Readers share tips on spider disposal

lpemberton@theolympian.comSeptember 16, 2012 

It’s never easy to admit weakness.

That’s why it was wonderful to see so many supportive reader responses to my Sept. 2 column, “In the battle against giant spiders, seek reinforcements.”

Here’s a sampling of the emails and comments:

I was so amused at your article regarding your spider incident. I read it out loud through tears of laughter, happy to know I am not alone in the world. I have done similar things (and worse) when it comes to killing spiders. Thank you for sharing.

– Virginia Grandorff, Elma

The next time a big old spider threatens your life and limb, get out your vacuum cleaner! Whoosh, no more spider, and you can empty the container or the bag right into the garbage can.

– Wendy Weidman, Gig Harbor

Thanks, Lisa, for your story about the spider. … My whole family enjoyed it. We feel your pain!

– Tara Cline, Tacoma

I dislike dealing with spiders too. I have found a method that makes it relatively easy to catch one and keeps the spider at a distance. I have something called a “Webster” all-purpose cobweb duster. It has a telescoping handle for lengthening the handle. If a spider is up on a wall where it can’t be reached, I just extend the handle, reach up and snag the spider. It has little fuzzy-like ends that will easily trap the spider and it will stay in the duster until you can take it outside or flush it down the toilet, etc.

– Bev Marshall, Orting

I have never written to a columnist before, but after reading your column in today’s paper, I just felt I had to write. I, too, a couple of weeks ago, came across a spider in my bathroom that I knew was the devil spawn of an atomic test site tarantula. …

Not having any male assistance readily available, I decided that I would have to tackle this obstacle myself. I didn’t have any spider spray, but did have some to kill ants and hornets so figured that would have to do. After carefully removing anything on the sink and any towels hanging in the area where the spray or the creature itself might fall, and getting into a position to hightail it out of there just in case it decided to attack me, I started spraying. When the spray mist cleared, I saw it staggering and slipping on the wall, but it was still moving, so sprayed again. I stood there for a few minutes and watched as it fell to the floor. I then grabbed a bathroom cup and scooped it up and raced to the toilet where I then flushed three times, just in case.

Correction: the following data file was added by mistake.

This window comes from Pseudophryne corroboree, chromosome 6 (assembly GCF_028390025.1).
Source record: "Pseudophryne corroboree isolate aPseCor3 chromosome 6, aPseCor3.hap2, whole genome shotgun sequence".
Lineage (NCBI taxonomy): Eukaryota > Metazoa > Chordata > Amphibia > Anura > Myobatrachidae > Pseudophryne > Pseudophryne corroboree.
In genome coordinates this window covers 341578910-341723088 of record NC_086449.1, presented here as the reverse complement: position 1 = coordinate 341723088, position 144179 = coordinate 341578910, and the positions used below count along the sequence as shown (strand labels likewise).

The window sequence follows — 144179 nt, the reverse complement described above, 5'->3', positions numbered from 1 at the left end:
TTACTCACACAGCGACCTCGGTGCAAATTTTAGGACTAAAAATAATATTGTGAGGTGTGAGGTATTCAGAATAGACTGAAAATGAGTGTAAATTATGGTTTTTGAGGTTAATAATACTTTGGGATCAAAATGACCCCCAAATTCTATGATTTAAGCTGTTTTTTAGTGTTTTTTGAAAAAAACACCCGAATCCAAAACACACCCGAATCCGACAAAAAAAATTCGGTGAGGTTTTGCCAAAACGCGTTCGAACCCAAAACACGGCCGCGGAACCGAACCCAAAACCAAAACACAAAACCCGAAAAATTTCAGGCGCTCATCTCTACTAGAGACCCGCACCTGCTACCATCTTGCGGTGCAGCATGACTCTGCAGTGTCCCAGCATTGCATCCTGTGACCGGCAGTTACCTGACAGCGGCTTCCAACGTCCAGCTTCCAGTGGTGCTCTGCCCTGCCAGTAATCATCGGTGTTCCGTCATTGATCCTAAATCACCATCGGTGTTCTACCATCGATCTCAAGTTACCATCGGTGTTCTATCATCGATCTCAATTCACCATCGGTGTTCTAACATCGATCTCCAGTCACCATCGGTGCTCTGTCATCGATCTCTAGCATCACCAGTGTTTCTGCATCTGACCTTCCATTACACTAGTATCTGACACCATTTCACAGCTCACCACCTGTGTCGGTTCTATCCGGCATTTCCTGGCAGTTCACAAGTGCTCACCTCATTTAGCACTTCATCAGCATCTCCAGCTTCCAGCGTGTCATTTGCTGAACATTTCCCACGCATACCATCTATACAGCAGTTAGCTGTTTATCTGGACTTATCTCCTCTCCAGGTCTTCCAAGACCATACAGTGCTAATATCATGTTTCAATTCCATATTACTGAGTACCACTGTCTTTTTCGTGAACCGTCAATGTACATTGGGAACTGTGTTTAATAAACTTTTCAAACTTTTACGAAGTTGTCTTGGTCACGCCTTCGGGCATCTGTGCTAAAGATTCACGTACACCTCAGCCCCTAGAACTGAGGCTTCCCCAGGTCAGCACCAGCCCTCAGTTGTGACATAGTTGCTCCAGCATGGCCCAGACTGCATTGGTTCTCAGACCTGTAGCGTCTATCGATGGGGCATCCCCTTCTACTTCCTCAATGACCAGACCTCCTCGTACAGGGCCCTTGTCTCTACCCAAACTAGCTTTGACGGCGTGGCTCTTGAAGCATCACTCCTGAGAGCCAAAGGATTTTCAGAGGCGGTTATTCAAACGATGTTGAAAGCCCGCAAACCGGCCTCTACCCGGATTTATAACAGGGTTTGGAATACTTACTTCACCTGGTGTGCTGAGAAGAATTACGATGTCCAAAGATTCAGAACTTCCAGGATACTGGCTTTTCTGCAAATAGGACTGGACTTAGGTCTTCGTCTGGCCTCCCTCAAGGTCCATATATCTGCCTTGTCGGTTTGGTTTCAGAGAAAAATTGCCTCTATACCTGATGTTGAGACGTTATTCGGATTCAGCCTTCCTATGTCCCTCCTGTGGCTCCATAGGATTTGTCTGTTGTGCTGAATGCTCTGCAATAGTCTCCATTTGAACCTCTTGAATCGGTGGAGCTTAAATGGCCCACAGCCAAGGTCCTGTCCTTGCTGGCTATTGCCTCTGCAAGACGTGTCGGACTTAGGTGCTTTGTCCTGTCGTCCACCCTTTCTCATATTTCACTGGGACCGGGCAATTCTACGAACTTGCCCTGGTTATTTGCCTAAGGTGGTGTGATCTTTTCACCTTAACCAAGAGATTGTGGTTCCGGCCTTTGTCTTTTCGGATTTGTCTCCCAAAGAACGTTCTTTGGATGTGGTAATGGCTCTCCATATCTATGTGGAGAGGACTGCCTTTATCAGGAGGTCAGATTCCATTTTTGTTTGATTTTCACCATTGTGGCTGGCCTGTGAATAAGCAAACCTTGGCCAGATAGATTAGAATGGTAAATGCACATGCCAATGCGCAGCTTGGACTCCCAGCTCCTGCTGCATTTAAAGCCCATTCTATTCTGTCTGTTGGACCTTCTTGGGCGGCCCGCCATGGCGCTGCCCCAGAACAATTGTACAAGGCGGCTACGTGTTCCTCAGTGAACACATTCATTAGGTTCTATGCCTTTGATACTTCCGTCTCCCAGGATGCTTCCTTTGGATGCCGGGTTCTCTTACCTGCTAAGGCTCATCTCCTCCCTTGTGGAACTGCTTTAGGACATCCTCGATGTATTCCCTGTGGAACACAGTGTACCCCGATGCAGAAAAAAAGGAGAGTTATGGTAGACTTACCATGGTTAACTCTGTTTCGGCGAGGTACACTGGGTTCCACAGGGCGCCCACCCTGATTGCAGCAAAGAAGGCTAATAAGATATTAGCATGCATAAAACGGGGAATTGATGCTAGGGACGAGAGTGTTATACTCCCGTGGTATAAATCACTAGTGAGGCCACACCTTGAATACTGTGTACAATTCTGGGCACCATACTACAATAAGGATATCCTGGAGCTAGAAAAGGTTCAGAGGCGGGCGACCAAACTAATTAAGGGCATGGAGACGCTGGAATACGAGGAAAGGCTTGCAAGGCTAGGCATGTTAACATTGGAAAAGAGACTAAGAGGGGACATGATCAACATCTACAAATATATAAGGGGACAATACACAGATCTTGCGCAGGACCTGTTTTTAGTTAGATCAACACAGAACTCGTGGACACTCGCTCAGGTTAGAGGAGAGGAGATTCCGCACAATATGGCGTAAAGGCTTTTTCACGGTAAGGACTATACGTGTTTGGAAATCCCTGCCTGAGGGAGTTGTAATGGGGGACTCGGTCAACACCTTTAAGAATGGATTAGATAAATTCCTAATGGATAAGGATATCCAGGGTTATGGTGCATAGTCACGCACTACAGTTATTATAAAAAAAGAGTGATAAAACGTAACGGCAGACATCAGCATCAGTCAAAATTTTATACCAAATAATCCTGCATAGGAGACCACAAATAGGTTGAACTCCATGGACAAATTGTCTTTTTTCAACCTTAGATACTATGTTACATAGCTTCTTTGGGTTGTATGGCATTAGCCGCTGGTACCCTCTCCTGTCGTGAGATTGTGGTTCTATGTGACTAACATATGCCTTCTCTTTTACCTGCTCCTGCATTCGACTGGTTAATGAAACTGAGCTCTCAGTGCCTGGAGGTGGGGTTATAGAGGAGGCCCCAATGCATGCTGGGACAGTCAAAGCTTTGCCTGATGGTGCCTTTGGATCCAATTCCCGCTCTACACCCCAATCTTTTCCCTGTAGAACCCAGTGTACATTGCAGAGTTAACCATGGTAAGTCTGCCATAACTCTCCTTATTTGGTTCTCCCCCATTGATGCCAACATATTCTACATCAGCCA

I really enjoy your column each week. Keep it coming. – Susie Lesnett DeMent, Olympia

I’m a 72-year-old grandma who read your article on the giant spider in your house. I really laughed. I’ve had to get help to get rid of crawly, flying or running beasts. My saviors are my two cats – they love chasing the flying, crawling things, and give them a chance at a mouse (while grandma is jumping up and down on the dining table) and they are in heaven. Keep up the good writing. I really enjoy it.

– Coralie Munsell, Tacoma

Here’s my method for dealing with spiders: Put a glass over the spider to trap it. Then slide a piece of cardboard under the glass. Have someone open the front door, and while you’re giving the arachnid the heave-ho, you shout, “And stay out!” I’ve never seen one come back.

– Paul J. Nuccio, Lakewood

The night before I read your article, I was calmly brushing my teeth. Leaning over to my towel on the towel rack to wipe my face, I came “up close and almost personal” with a brown hairy monster about two inches in diameter. Low and behold he was just “hanging out” on my towel.

Mike, my husband, nearly got a heart attack as I screamed for my life and tossed the electric toothbrush across the room. Of course I ran into the bedroom and yelled at him to “Kill it, kill it!” … Again, thanks for a great read and “happy hunting!” Keep up the fun articles, Lisa.

– Shaun Brown, Tenino

Oh Lisa, I am so with you on this one. I detest spiders and I don’t care if they are good for something. Any time I see a wood spider or whatever, I actually gag. I do not bother to move them outside; if they are inside, they are fair game – and very dead – as soon as I scream for hubby to kill it, that is.

– Anonymous711 via comments at www.theolympian.com.

Lisa Pemberton is raising three children while working as a reporter at The Olympian. Reach her at lpemberton@theolympian.com.

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